Sometimes, he opted to use is "one time" right away, and then the trick would be to remind him later in the night that he had already used his "one time" for that night without upsetting him.  If he was really upset, of course, I'd go to him, but just for a brief pat on the back to get him situated and then leave.  As much as possible, I held him to the "one time" deal.

    At the peak of his separation anxiety, he was calling for me 5 or 6 times a night -- ugh.  Using this method got him down to 1 or 2, and within a month he was back to sleeping through the night most nights without waking at all.  He also developed some other aggravating fears around this time, including fear of fires, dogs, and loud noises.  We handled them with the same sort of matter-of-fact, calm treatment, and it really helped him develop the confidence to face his anxieties.

    HTH and welcome to the board!


    High School English teacher and mom of 2 kids:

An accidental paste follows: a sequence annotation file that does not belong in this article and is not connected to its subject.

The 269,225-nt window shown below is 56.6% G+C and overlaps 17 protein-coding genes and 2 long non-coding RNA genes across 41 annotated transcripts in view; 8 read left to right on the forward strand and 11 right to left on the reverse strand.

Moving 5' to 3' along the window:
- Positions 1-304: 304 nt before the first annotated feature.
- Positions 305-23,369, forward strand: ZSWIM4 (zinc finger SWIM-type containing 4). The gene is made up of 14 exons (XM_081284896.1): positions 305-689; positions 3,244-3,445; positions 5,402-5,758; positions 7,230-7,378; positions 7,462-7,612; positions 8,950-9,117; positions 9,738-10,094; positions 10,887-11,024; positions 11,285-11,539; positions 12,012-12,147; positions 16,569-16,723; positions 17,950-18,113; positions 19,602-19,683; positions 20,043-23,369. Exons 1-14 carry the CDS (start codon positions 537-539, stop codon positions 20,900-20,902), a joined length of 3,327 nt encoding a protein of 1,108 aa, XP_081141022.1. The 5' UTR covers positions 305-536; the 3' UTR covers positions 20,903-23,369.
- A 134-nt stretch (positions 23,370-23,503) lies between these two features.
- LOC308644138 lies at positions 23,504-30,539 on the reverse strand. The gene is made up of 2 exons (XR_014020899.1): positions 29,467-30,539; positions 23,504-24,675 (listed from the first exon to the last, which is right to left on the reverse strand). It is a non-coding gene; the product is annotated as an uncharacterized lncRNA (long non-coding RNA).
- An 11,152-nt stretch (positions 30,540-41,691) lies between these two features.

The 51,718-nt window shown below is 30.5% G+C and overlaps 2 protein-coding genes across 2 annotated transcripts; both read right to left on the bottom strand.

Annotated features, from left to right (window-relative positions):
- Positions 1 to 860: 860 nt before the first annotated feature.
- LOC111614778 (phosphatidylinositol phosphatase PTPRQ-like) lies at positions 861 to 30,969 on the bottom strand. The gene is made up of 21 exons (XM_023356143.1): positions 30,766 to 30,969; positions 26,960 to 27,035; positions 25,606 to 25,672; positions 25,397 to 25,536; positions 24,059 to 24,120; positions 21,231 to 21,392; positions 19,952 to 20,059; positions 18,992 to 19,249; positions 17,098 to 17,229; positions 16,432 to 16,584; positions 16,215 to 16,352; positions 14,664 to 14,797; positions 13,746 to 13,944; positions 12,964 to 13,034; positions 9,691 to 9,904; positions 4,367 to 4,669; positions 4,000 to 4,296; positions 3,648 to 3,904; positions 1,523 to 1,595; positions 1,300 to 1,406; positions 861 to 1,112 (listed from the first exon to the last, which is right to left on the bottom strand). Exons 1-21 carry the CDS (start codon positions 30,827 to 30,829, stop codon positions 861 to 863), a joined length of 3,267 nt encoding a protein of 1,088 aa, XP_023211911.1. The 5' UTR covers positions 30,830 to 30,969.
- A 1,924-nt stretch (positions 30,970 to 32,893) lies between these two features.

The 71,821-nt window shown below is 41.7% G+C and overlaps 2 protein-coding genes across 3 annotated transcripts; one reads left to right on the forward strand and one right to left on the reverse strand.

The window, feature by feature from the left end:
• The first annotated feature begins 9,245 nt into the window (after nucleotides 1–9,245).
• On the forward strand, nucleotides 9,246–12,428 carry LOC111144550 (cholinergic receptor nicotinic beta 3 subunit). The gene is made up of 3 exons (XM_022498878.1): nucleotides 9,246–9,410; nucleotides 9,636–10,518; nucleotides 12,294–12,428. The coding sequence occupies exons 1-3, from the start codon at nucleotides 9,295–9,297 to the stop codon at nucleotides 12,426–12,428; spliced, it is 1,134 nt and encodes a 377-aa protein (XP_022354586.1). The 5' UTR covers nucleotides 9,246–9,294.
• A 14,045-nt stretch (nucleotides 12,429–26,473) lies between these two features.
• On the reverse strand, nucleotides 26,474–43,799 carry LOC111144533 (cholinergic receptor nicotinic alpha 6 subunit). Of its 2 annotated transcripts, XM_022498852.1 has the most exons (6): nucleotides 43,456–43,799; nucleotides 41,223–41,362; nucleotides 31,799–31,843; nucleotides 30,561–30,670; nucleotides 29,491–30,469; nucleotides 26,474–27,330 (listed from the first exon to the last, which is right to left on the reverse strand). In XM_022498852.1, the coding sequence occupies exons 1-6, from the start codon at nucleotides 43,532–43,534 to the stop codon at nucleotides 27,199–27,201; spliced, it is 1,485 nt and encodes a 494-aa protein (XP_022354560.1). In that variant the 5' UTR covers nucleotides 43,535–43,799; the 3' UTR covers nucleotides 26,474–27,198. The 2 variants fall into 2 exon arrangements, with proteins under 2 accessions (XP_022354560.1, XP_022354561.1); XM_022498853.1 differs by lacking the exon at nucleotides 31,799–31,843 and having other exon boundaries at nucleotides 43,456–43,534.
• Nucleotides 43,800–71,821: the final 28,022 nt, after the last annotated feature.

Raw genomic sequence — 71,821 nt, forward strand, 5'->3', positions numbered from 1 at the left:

DD, born 9/06/00 -- 12th grade
    DS, born 8/25/04 -- 7th grade
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  • My oldest went through this starting at 3 1/2..... Great sleeper, the type of kid who would say he was tired and go in and nap on his own! Then...WHAM!he started freaking out at night to the point we would have to sleep,on the floor next to his toddler bed...finally we got him a sleeping bag on the floor in our room....we never have in to letting him come in our bed....now at five he will,occasionally wake up and come in our room then we return him to his and if its a good night, we won't see him again until the morning...we had tried a sticker chart and " monster spray" and nothing seemed to work but time